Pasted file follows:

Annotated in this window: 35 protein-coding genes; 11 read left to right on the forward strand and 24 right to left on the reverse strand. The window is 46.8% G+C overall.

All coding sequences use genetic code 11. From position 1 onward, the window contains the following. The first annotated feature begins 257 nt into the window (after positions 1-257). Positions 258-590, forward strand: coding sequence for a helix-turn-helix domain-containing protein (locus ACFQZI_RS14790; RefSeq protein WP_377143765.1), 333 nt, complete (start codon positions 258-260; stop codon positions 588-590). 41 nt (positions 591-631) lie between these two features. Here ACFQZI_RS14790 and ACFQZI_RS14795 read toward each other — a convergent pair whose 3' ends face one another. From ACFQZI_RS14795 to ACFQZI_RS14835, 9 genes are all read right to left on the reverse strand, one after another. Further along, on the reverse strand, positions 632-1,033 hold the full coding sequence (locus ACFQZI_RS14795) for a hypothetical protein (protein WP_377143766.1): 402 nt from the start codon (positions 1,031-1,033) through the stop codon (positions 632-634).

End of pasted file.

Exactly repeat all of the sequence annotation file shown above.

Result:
Annotated in this window: 35 protein-coding genes; 11 read left to right on the forward strand and 24 right to left on the reverse strand. The window is 46.8% G+C overall.

All coding sequences use genetic code 11. From position 1 onward, the window contains the following. The first annotated feature begins 257 nt into the window (after positions 1-257). Positions 258-590, forward strand: coding sequence for a helix-turn-helix domain-containing protein (locus ACFQZI_RS14790; RefSeq protein WP_377143765.1), 333 nt, complete (start codon positions 258-260; stop codon positions 588-590). 41 nt (positions 591-631) lie between these two features. Here ACFQZI_RS14790 and ACFQZI_RS14795 read toward each other — a convergent pair whose 3' ends face one another. From ACFQZI_RS14795 to ACFQZI_RS14835, 9 genes are all read right to left on the reverse strand, one after another. Further along, on the reverse strand, positions 632-1,033 hold the full coding sequence (locus ACFQZI_RS14795) for a hypothetical protein (protein WP_377143766.1): 402 nt from the start codon (positions 1,031-1,033) through the stop codon (positions 632-634).